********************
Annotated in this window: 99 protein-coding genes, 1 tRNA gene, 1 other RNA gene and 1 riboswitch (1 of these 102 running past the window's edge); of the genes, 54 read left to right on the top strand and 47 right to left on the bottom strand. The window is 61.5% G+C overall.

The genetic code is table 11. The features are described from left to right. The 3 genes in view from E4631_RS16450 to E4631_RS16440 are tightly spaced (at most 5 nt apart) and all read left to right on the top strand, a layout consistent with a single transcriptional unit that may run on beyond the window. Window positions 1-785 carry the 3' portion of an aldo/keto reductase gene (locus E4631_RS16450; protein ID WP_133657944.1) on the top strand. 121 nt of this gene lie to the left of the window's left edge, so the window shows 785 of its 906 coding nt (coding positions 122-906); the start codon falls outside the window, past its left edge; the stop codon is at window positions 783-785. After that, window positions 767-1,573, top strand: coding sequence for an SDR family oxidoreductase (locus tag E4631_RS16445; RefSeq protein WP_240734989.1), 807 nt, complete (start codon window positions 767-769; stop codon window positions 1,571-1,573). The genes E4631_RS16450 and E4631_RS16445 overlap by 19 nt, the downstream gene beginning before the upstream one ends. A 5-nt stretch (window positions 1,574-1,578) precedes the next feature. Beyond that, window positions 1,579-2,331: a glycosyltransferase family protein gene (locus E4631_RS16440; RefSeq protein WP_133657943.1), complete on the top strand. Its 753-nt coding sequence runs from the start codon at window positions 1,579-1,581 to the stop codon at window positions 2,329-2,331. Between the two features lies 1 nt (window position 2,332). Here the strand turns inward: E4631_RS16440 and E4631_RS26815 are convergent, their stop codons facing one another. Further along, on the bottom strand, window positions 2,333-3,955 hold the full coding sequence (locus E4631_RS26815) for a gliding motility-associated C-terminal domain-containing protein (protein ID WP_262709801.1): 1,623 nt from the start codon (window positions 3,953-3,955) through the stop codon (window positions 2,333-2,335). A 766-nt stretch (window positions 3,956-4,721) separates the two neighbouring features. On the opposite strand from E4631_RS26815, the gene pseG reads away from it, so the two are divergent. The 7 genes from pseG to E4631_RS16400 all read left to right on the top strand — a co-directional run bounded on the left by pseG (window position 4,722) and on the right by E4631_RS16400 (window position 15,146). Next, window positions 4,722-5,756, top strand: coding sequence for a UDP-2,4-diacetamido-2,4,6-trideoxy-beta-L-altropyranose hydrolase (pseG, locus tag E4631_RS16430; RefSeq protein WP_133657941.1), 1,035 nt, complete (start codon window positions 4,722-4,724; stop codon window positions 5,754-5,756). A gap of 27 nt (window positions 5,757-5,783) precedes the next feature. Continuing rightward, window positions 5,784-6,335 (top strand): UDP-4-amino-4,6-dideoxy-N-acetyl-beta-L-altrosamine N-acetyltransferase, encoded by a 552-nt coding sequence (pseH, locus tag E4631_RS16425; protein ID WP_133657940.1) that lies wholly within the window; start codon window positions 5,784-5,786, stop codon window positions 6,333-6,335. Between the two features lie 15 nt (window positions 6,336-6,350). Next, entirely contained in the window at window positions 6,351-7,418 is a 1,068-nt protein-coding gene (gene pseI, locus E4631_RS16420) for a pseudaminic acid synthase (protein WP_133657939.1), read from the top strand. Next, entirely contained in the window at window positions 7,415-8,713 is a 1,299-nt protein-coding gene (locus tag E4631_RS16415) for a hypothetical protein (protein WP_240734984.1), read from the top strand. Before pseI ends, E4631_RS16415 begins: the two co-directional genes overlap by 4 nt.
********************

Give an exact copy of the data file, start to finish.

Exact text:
Annotated in this window: 99 protein-coding genes, 1 tRNA gene, 1 other RNA gene and 1 riboswitch (1 of these 102 running past the window's edge); of the genes, 54 read left to right on the top strand and 47 right to left on the bottom strand. The window is 61.5% G+C overall.

The genetic code is table 11. The features are described from left to right. The 3 genes in view from E4631_RS16450 to E4631_RS16440 are tightly spaced (at most 5 nt apart) and all read left to right on the top strand, a layout consistent with a single transcriptional unit that may run on beyond the window. Window positions 1-785 carry the 3' portion of an aldo/keto reductase gene (locus E4631_RS16450; protein ID WP_133657944.1) on the top strand. 121 nt of this gene lie to the left of the window's left edge, so the window shows 785 of its 906 coding nt (coding positions 122-906); the start codon falls outside the window, past its left edge; the stop codon is at window positions 783-785. After that, window positions 767-1,573, top strand: coding sequence for an SDR family oxidoreductase (locus tag E4631_RS16445; RefSeq protein WP_240734989.1), 807 nt, complete (start codon window positions 767-769; stop codon window positions 1,571-1,573). The genes E4631_RS16450 and E4631_RS16445 overlap by 19 nt, the downstream gene beginning before the upstream one ends. A 5-nt stretch (window positions 1,574-1,578) precedes the next feature. Beyond that, window positions 1,579-2,331: a glycosyltransferase family protein gene (locus E4631_RS16440; RefSeq protein WP_133657943.1), complete on the top strand. Its 753-nt coding sequence runs from the start codon at window positions 1,579-1,581 to the stop codon at window positions 2,329-2,331. Between the two features lies 1 nt (window position 2,332). Here the strand turns inward: E4631_RS16440 and E4631_RS26815 are convergent, their stop codons facing one another. Further along, on the bottom strand, window positions 2,333-3,955 hold the full coding sequence (locus E4631_RS26815) for a gliding motility-associated C-terminal domain-containing protein (protein ID WP_262709801.1): 1,623 nt from the start codon (window positions 3,953-3,955) through the stop codon (window positions 2,333-2,335). A 766-nt stretch (window positions 3,956-4,721) separates the two neighbouring features. On the opposite strand from E4631_RS26815, the gene pseG reads away from it, so the two are divergent. The 7 genes from pseG to E4631_RS16400 all read left to right on the top strand — a co-directional run bounded on the left by pseG (window position 4,722) and on the right by E4631_RS16400 (window position 15,146). Next, window positions 4,722-5,756, top strand: coding sequence for a UDP-2,4-diacetamido-2,4,6-trideoxy-beta-L-altropyranose hydrolase (pseG, locus tag E4631_RS16430; RefSeq protein WP_133657941.1), 1,035 nt, complete (start codon window positions 4,722-4,724; stop codon window positions 5,754-5,756). A gap of 27 nt (window positions 5,757-5,783) precedes the next feature. Continuing rightward, window positions 5,784-6,335 (top strand): UDP-4-amino-4,6-dideoxy-N-acetyl-beta-L-altrosamine N-acetyltransferase, encoded by a 552-nt coding sequence (pseH, locus tag E4631_RS16425; protein ID WP_133657940.1) that lies wholly within the window; start codon window positions 5,784-5,786, stop codon window positions 6,333-6,335. Between the two features lie 15 nt (window positions 6,336-6,350). Next, entirely contained in the window at window positions 6,351-7,418 is a 1,068-nt protein-coding gene (gene pseI, locus E4631_RS16420) for a pseudaminic acid synthase (protein WP_133657939.1), read from the top strand. Next, entirely contained in the window at window positions 7,415-8,713 is a 1,299-nt protein-coding gene (locus tag E4631_RS16415) for a hypothetical protein (protein WP_240734984.1), read from the top strand. Before pseI ends, E4631_RS16415 begins: the two co-directional genes overlap by 4 nt.